Not strictly a museum but a site of historic interest and a popular tourist destination in Kingston, Devon House is an important historic landmark. Built in 1881 in the style of older great houses, Devon House was in fact the home of Jamaica’s first black millionaire George Stiebel, who returned to Jamaica after making his fortune on the US. Today Devon House offers excellent guided tours by traditionally costumed guides who explain the history of the house and of Jamaica at the time. The grounds of the house contain restaurants, cafés and shops, making it an excellent place to spend a few hours.
The small town of Lucea sits on the road between Montego Bay and Negril and isn’t often visited by tourists. However, this historically important town houses a fascinating museum in an old slave prison and workhouse; along with a number of other Georgian-era buildings such as the church and Fort Charlotte. The museum holds Taino artifacts; a significant number of slave artifacts and a map of the bay drawn by the infamous Captain Bligh. Open Monday to Friday, the museum has a small café and gift shop.
Spanish Town, the island’s original capital, is often overlooked by visitors but it contains many sites of historic interest. Most significant is Parade Square which has the restored façade of the old King’s House — once the home of Jamaica’s governors and the place at which the declaration of the abolition of slavery in the British West Indies was read. The old stables to the rear of the property now house the museum, originally called the folk museum, but renamed in 1979. The museum fittingly tells the story of post-emancipation (1838) Jamaicans as they forged a new life. If you have time, then the museum can be included in one of the historic walking tours of Spanish Town, also taking in historic sites such as the Cathedral and the Rodney Memorial.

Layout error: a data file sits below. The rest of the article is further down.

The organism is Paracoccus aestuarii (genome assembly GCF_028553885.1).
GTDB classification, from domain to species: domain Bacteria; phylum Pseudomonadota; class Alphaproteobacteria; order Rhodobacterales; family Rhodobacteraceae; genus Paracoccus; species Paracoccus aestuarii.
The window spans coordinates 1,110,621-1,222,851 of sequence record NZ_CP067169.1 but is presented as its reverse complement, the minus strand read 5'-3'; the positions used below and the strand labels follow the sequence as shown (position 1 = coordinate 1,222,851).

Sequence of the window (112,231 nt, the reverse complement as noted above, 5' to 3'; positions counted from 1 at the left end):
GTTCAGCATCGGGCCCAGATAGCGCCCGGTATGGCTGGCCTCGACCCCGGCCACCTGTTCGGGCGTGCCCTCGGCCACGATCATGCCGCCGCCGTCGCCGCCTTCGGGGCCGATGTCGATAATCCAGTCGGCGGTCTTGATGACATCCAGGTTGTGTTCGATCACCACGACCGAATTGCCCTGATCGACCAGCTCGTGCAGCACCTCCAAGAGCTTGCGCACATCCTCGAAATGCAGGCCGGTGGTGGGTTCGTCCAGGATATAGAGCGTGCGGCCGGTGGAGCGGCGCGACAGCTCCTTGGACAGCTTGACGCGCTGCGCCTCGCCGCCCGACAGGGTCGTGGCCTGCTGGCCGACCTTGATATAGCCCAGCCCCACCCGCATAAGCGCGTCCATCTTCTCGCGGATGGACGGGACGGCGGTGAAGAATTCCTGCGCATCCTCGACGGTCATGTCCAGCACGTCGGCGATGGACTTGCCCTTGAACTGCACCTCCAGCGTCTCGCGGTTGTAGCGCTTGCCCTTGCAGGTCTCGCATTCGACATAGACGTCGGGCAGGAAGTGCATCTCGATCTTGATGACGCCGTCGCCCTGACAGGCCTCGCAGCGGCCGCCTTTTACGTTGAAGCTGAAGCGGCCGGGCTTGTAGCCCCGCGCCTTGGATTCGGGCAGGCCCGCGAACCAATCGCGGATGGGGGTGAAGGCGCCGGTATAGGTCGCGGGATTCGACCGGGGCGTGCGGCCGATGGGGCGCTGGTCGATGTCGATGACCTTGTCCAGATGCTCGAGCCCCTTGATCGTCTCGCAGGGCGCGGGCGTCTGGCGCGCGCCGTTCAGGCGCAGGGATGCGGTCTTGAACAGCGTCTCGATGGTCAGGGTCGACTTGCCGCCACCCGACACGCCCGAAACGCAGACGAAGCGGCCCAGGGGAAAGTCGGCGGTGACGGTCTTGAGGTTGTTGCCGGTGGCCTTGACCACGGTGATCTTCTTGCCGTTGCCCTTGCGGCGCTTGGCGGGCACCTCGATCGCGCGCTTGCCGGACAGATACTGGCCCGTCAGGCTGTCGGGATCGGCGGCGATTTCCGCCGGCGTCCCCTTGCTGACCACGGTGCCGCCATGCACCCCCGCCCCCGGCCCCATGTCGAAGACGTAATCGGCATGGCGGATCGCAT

The National Museum of Jamaica at 10 East Street, downtown Kingston is a beautiful building housing approximately 17,000 artifacts across a number of exhibitions. Exhibitions include Ararawak Jamaica; the Spanish and British colonial period; the 1907 earthquake; a tribute to those who fought in the two world wars; an independence exhibition and a Rastafari exhibition launched in 2013. The museum’s six major collections comprehensively tell the Jamaican story and are essential viewing for anyone wanting to learn more about this fascinating and beautiful island. Guided tours are available.
Located in historic Port Royal, just a 30-minute drive from Kingston, Fort Charles was built during the 1650s as a British defensive fortification. Having recently captured the island from the Spanish, the British set about building a string of coastal fortifications at key points. Fort Charles is now a splendid museum to Britain’s naval history in Jamaica, telling the story of the great earthquake of 1692; and the much later presence of the then Captain Horatio Nelson in the 1770s. A plaque at the site reads: ‘In this place dwelt Horatio Nelson. You who tread in his footprints, remember his glory’. Indeed it is possible to tread in Nelson’s footprints and walk the quarterdeck where he once paced looking for enemy ships. One of the highlights however, is the exhibition of artifacts from the 1692 earthquake which sunk much of the so called ‘wickedest place on earth’ into the sea. A small entry fee includes a guided tour.
In the Montego Bay civic centre, in Sam Sharpe Square, is the Museum of St James which tells the story of western Jamaica from Taino times through to the development of modern tourism. The building is on the site of the historic Montego Bay court house where national hero Sam Sharpe was tried and hanged for his role in the rebellions of the 1830s. The original buildings, destroyed by fire in the 1960s, were restored and reopened in 2002. The museum is well worth a visit and is very popular with tourists — open every day except Mondays. Outside of the museum is a square of historic interest, containing a number of significant Georgian buildings.